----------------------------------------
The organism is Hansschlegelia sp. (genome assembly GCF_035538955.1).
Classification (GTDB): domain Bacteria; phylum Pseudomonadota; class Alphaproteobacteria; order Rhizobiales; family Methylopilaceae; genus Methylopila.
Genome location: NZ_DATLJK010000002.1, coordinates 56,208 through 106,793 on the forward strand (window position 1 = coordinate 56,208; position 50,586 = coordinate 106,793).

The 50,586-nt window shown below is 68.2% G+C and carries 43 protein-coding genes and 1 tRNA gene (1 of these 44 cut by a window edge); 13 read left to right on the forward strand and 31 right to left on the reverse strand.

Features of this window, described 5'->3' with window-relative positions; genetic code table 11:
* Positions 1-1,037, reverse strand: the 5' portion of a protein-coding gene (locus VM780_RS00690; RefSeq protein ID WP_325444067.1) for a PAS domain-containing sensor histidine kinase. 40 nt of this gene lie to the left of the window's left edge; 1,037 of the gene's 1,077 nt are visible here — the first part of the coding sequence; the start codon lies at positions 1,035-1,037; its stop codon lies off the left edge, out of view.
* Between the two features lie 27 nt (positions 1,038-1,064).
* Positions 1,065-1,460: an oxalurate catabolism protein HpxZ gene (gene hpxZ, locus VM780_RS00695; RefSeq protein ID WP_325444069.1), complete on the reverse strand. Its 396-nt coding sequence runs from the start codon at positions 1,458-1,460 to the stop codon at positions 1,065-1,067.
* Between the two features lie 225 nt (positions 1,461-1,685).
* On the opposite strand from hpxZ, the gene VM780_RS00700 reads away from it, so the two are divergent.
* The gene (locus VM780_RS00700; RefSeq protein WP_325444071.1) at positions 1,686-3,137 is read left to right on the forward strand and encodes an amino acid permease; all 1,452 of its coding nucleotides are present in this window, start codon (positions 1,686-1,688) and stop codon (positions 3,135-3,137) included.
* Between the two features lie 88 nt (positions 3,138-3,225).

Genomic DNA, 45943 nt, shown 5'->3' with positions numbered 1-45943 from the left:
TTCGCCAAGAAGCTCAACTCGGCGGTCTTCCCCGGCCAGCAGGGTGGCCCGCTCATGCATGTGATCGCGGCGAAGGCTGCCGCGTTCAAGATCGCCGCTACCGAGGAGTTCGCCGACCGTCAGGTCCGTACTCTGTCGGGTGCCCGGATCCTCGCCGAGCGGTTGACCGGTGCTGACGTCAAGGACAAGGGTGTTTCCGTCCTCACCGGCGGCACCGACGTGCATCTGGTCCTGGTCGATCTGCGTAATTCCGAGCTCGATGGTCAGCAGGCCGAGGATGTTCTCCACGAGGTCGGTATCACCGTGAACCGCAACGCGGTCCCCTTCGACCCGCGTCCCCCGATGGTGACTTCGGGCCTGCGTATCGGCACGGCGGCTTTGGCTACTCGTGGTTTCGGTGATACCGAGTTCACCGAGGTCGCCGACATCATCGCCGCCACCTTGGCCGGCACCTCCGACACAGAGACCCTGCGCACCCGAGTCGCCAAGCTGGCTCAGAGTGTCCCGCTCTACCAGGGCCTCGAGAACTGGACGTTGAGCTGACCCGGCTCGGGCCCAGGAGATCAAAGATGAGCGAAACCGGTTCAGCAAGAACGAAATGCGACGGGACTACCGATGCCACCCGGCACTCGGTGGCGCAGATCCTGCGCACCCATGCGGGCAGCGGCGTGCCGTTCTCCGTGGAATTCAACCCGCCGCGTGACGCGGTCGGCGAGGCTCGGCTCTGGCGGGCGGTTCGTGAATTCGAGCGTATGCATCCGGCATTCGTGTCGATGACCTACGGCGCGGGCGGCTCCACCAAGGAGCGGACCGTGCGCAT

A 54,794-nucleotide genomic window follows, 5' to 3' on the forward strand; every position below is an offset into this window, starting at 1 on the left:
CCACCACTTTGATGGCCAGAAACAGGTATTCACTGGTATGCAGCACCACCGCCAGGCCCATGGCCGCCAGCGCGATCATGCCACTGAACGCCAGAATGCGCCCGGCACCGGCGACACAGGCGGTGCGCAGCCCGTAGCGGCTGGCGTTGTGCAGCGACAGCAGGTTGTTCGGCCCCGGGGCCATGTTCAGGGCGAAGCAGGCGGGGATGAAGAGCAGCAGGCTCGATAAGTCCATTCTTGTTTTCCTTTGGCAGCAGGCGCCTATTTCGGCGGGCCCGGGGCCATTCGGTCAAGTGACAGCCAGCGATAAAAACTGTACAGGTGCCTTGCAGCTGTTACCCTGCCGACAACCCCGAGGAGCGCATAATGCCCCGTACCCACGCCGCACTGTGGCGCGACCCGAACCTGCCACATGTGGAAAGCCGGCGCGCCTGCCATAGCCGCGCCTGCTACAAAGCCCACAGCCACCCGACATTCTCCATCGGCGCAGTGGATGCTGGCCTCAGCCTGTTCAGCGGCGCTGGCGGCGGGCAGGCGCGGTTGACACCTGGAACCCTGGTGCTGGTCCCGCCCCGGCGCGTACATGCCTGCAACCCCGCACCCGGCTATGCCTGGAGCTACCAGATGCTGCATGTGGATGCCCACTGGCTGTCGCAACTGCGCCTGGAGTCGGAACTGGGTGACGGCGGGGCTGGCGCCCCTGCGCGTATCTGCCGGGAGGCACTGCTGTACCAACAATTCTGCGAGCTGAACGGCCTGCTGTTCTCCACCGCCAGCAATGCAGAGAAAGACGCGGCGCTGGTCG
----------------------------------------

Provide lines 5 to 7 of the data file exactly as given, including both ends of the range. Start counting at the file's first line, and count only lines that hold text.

Features of this window, described 5'->3' with window-relative positions; genetic code table 11:
* Positions 1-1,037, reverse strand: the 5' portion of a protein-coding gene (locus VM780_RS00690; RefSeq protein ID WP_325444067.1) for a PAS domain-containing sensor histidine kinase. 40 nt of this gene lie to the left of the window's left edge; 1,037 of the gene's 1,077 nt are visible here — the first part of the coding sequence; the start codon lies at positions 1,035-1,037; its stop codon lies off the left edge, out of view.
* Between the two features lie 27 nt (positions 1,038-1,064).